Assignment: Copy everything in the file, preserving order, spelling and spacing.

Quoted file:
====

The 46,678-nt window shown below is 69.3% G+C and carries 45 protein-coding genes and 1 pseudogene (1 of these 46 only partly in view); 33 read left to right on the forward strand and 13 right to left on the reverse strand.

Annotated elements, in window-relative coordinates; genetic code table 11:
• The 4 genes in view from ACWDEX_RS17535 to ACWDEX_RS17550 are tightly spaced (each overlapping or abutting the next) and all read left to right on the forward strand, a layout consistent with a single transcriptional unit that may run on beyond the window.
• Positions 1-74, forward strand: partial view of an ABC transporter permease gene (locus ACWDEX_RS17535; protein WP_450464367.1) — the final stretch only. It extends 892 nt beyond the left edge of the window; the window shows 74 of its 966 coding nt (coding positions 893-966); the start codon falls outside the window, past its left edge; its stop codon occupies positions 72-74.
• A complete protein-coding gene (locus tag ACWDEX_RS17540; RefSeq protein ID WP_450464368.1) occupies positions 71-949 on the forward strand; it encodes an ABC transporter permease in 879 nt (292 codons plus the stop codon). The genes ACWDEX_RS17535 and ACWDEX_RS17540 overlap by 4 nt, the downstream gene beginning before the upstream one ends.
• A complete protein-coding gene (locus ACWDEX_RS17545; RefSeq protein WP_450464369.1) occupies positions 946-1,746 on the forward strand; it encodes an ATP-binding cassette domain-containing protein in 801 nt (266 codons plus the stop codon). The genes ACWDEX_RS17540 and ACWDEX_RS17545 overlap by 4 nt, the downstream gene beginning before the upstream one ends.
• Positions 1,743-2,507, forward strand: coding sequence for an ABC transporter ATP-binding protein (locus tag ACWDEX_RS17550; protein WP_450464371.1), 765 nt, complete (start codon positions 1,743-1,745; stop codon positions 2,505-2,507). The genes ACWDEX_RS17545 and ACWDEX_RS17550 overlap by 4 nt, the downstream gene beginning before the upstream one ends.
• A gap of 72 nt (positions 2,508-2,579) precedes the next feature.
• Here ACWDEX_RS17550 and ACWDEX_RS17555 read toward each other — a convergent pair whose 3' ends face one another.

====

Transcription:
The 46,678-nt window shown below is 69.3% G+C and carries 45 protein-coding genes and 1 pseudogene (1 of these 46 only partly in view); 33 read left to right on the forward strand and 13 right to left on the reverse strand.

Annotated elements, in window-relative coordinates; genetic code table 11:
• The 4 genes in view from ACWDEX_RS17535 to ACWDEX_RS17550 are tightly spaced (each overlapping or abutting the next) and all read left to right on the forward strand, a layout consistent with a single transcriptional unit that may run on beyond the window.
• Positions 1-74, forward strand: partial view of an ABC transporter permease gene (locus ACWDEX_RS17535; protein WP_450464367.1) — the final stretch only. It extends 892 nt beyond the left edge of the window; the window shows 74 of its 966 coding nt (coding positions 893-966); the start codon falls outside the window, past its left edge; its stop codon occupies positions 72-74.
• A complete protein-coding gene (locus tag ACWDEX_RS17540; RefSeq protein ID WP_450464368.1) occupies positions 71-949 on the forward strand; it encodes an ABC transporter permease in 879 nt (292 codons plus the stop codon). The genes ACWDEX_RS17535 and ACWDEX_RS17540 overlap by 4 nt, the downstream gene beginning before the upstream one ends.
• A complete protein-coding gene (locus ACWDEX_RS17545; RefSeq protein WP_450464369.1) occupies positions 946-1,746 on the forward strand; it encodes an ATP-binding cassette domain-containing protein in 801 nt (266 codons plus the stop codon). The genes ACWDEX_RS17540 and ACWDEX_RS17545 overlap by 4 nt, the downstream gene beginning before the upstream one ends.
• Positions 1,743-2,507, forward strand: coding sequence for an ABC transporter ATP-binding protein (locus tag ACWDEX_RS17550; protein WP_450464371.1), 765 nt, complete (start codon positions 1,743-1,745; stop codon positions 2,505-2,507). The genes ACWDEX_RS17545 and ACWDEX_RS17550 overlap by 4 nt, the downstream gene beginning before the upstream one ends.
• A gap of 72 nt (positions 2,508-2,579) precedes the next feature.
• Here ACWDEX_RS17550 and ACWDEX_RS17555 read toward each other — a convergent pair whose 3' ends face one another.